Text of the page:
Anti-woke investing opportunities

I don’t believe this is generally true. When I look at Tesla’s used inventory, they’re not that much cheaper than new, not enough for me to consider buying used. I think the depreciation was higher than usual only because Tesla dropped prices on the new cars, dragging down the used prices with it.

So the thing to consider is that Tesla could do it again a few times until prices stabilize (or in my mind, become comparable with ICE). I don’t know if other EV makers have done or plan to do the same. If not, then this shouldn’t be generalized.

I thought the faster depreciation could be caused by rapidly improving technology for EVs, and economy of scale and efficiency in manufacture. Also the EV landscape is becoming more competitive so that’d seem to put a bigger downward pressure on prices (especially if you take into account price/subsidies intervention by China or US). And then there is the impact from ever-changing subsidies on some EVs and not others. That could have been a part of the issue for Hertz.

The original owners of the cars on the lots bought at a much higher price point, so they experienced high depreciation. Who knows if there will be more price cuts? Demand for EV is dropping fast.
NPR tries to spin it but the bad news are there

Bad headlines for electric vehicles have been piling up lately.

Sales leveled off at around 9% of the new car market, and even dipped down at the start of the year. Hertz is selling off a bunch of EVs, citing low demand for them. Ford is slashing production of the F-150 Lightning. GM cut its near-term investment in EVs and is now bringing back plug-in hybrids, which run on electricity and gasoline.

Even Tesla, the all-electric juggernaut that has shaped the rise of EVs in the U.S., warned investors that it’s in between “growth waves” and has a quieter year ahead.

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This. Nobody I know of wants to bother with the hassle of finding an EV station on vacation, near enough to an airport so that you can charge the car prior to return (to avoid fees).

Avis has tried to stick me with a Tesla a couple times and I’ve declined.


DWAC, the SPAC trying to take Trump’s media business public, had a huge run the several weeks, as they finally overcame SEC stonewalling and look to be able to proceed with their merger in coming months.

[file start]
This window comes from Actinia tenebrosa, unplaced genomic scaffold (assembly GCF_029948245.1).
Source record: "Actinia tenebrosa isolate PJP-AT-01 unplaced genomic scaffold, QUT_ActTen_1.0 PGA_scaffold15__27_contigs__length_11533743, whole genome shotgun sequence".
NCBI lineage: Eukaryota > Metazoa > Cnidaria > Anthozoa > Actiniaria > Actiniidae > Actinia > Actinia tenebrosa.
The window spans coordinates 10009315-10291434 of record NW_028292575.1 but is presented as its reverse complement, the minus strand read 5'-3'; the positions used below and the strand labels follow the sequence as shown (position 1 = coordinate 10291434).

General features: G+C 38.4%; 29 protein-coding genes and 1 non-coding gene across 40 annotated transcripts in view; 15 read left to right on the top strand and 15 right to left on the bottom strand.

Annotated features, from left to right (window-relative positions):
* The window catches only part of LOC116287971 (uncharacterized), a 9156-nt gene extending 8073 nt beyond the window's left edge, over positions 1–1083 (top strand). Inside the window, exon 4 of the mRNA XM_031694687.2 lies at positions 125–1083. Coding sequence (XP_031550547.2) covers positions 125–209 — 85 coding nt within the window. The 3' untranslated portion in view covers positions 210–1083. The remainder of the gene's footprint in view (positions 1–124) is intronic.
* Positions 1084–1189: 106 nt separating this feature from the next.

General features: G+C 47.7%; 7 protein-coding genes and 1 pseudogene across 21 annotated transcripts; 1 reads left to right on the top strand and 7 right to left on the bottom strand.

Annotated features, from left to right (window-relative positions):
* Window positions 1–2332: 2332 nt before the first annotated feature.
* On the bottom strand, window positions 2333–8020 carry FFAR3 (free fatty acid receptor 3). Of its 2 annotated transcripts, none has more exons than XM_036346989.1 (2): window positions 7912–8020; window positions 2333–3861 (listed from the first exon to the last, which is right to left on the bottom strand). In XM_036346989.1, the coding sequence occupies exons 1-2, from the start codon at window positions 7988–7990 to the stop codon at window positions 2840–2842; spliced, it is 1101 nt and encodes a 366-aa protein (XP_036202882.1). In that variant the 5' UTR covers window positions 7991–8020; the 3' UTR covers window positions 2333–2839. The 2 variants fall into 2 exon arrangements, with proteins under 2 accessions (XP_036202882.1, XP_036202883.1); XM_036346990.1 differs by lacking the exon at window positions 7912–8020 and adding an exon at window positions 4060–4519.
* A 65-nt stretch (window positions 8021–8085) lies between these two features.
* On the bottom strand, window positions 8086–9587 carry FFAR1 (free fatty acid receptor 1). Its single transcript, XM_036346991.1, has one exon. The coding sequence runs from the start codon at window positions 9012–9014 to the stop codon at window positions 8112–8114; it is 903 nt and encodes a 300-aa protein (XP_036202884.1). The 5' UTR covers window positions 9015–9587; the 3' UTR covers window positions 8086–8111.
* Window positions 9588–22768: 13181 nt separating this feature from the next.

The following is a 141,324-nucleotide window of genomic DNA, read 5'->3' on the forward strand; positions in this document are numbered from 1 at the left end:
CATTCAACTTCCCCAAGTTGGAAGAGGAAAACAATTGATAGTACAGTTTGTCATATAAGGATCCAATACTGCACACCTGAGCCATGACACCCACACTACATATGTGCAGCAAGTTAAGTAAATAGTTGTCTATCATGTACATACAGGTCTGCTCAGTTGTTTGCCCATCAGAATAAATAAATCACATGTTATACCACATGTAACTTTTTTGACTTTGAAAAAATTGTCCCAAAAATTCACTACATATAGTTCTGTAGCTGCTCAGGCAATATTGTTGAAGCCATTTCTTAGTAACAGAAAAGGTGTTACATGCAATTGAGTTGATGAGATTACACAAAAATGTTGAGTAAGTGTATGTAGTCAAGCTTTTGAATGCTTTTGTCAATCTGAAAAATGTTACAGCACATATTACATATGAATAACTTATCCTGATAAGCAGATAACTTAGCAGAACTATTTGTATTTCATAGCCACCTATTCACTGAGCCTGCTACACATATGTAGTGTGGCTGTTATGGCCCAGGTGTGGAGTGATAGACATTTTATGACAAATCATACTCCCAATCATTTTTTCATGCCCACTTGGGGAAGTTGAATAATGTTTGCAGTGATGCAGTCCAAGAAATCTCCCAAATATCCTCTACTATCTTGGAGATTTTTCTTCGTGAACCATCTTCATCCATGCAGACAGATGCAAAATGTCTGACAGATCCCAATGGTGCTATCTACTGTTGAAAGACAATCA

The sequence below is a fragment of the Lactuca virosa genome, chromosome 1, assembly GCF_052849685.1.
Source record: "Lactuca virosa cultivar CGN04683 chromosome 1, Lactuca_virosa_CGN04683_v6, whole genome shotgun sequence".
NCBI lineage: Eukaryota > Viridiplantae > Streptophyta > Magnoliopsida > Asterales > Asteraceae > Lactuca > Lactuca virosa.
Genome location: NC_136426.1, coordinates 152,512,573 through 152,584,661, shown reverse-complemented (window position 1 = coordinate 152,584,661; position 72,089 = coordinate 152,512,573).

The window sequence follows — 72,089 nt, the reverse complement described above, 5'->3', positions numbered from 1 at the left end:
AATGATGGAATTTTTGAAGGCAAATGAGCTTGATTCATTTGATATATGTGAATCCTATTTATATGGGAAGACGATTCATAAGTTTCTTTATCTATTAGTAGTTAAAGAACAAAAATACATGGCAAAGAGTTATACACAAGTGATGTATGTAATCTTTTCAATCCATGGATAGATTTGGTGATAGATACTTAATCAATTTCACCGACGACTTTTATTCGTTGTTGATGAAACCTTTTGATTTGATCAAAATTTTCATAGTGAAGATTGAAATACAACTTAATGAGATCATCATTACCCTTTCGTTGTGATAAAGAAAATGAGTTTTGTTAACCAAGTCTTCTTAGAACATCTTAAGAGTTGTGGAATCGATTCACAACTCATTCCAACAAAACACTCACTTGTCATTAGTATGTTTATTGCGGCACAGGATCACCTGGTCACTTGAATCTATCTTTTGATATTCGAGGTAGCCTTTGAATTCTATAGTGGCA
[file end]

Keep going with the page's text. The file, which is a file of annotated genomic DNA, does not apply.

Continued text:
At present lofty prices, Trump’s majority stake would be some $4-5B or so. More details below


The move comes as the Biden administration faces pressure on multiple fronts to weaken its electrification targets, in part because of slowing EV sales and also problems with public EV charging stations.

The New York Times first reported that the EPA is mulling such a change, which would mark a major election-year concession to automakers and labor unions. It comes as President Biden walks a political tightrope by balancing two high-profile priorities: fighting climate change and championing labor rights.

During a contentious strike last fall, the United Auto Workers sounded the alarm that a rapid shift to EVs could come at the expense of well-paying jobs. The union has been wary of EVs because they generally require fewer workers


The $Billions in losses by automobile manufacturers apparently are real money even for Apple


The bloom is definitely off the road (pun intended) for electric cars.

Even at the EPA?


Woke EVs in the news


Meanwhile, down in the heart of Texas

Blackrock is not amused

BlackRock Condemns Texas Fund’s Divestment of $8.5 Billion


Sounds like the move is only to get on the safe side of a Texas law. I agree that each state should look out for itself but the implementation seems that it could be counter-productive. Instead of basing the decision purely on performance of an investment and the overall financial impact on the state, it just follows blindly a state comptroller list regardless of financial consequences.

For a fiduciary, the argument for moving out of BlackRock cash investments because alternatives had better performance, makes total sense. But moving out of very profitable environmentally-friendly investments sounds anti-capitalistic to me. But maybe I misconstrue anti-woke and capitalistic neutrality.

Blackrock on the other hand, just uses E.S.G. principles for virtue signaling. They do not claim it gives higher returns as far as I know. They exclude whole sectors of the economy, like hydrocarbon fuels and materials, that generate good economic returns. They try to force companies to use criteria other than competence and character to hire employees. This clearly leads to lower economic returns. The state law is well based on objective criteria and the Texas board made a wide decision.